After a career that took Tony Kaye to the highest highs of the commercial world to the banishment of ‘Hollywood Jail’, the revered and, to some, terrifying director is just happy to be steadily working these days. Kaye, arguably one of the most brilliant commercial directors of the past few decades, continues to make thought-provoking and cinematically rich work, even if his career took a few diversions along the way.
For all that has happened in Kaye’s tumultuous career, he remains a powerful voice in both advertising and film. That he has ventured into other art forms as well has only strengthened his resolve to do good work and create meaningful art.
“I haven’t stopped making TV commercials over the years. I did two very big jobs with Tham Khai Meng [co-chairman and worldwide chief creative officer at Ogilvy and 2016’s most awarded senior creative]. Ogilvy and I are friends,” Kaye told The Drum during an interview at Supply & Demand, a creative and production house with offices in New York and Los Angeles that counts Kaye on its impressive roster of directors, and one he helped get off the ground with founder Tim Case in the late 90s.
Kaye got his start in advertising as a junior art director at Collett Dickenson Pearce in 1979, one of the biggest agencies in London at the time, and the place where Alan Parker and Ridley Scott launched their Hollywood careers, something Kaye very much wanted to emulate.
As an ad director, Kaye helped change the way people think about advertising. His style went way outside of the box. Both visceral and real, with visual ideas that were big and cinematic, Kaye developed a reputation for an edgy style that borrowed from movies, often shooting in grainy black and white. His D&AD-winning 1990 ‘God Bless the Child’ ad for VW showed gritty scenes of urban life as a little girl watched, then gets safely into a Volkswagen Passat with the tagline ‘If only everything in life was as reliable as a Volkswagen.’ His Volvo ‘Twister’ spot showed the violence of tornadoes as a storm chaser deftly dodged storm debris in his car.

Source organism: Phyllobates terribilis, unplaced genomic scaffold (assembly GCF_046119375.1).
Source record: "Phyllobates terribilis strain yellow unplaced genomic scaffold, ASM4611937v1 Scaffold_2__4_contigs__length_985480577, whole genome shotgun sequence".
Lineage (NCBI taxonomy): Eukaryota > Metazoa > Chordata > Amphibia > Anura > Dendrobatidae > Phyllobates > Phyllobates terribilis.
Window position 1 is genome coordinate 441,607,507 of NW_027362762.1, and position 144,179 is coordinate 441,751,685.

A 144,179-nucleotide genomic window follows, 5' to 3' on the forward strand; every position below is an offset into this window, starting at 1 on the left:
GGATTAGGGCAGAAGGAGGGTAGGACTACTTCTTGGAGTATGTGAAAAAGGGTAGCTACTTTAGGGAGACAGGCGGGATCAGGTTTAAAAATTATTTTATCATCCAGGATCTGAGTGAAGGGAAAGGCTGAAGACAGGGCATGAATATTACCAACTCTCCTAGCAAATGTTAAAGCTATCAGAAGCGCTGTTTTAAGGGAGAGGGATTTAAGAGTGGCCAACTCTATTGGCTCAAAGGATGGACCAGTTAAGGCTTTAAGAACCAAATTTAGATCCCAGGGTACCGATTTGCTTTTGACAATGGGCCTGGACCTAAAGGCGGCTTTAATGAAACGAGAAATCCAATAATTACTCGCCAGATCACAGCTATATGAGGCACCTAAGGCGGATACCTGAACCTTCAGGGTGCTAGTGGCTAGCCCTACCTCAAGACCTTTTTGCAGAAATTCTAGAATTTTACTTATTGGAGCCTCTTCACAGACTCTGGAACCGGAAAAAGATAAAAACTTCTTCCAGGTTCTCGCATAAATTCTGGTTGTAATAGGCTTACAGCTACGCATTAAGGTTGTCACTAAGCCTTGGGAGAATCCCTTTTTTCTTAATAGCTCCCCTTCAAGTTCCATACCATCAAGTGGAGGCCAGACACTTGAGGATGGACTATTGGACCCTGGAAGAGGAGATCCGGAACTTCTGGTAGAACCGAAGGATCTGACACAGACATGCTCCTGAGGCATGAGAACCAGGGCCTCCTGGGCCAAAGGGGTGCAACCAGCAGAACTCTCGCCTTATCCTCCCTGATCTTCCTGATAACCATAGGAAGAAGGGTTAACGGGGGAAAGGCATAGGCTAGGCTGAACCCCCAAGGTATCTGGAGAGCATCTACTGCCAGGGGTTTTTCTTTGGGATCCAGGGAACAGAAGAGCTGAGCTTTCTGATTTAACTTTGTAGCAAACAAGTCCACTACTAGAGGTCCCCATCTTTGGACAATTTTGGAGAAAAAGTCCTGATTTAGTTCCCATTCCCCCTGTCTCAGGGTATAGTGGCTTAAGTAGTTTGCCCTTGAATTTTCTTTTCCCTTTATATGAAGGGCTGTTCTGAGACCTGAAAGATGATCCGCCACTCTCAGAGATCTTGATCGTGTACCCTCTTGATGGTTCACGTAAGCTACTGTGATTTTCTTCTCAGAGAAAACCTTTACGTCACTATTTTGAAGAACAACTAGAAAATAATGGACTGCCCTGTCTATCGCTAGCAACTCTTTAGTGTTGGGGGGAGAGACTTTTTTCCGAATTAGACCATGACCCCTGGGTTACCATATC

Kaye was heavily lauded for his British Railway spot in 1988 that blended train travelers with whimsical animation. Though he went over time and topped the budget – spending the entire £250,000 making the 90-second spot – he took nothing in payment. The ad, along with a Real Fires ad that had a dog, cat and mouse kiss, became classics and cemented Kaye’s reputation in the ad world as an outstanding talent.
And though Kaye eventually went into filmmaking, a punishing experience that is well documented, he has continued to make smart, thought-provoking and award-winning commercials. He was even the first recipient of the Clio lifetime achievement award in 2001, an accolade given subsequently to icons like Lee Clow, Dan Wieden, Bob Greenberg and Linda Kaplan Thaler.
To Hollywood fame and then to ‘jail’
With his broad vision, Kaye seemed a natural fit for feature-length films. But Kaye, admittedly, is sometimes not easy to work with, being meticulous and changing things constantly until he feels they are right. As his fame grew, so did his reputation for being eccentric and difficult. He was fired by British Airways for one ad in 1995 and sued for unpaid fees – and settled for over half a million pounds. To get attention, he put his settlement receipt on display in Charles Saatchi’s gallery.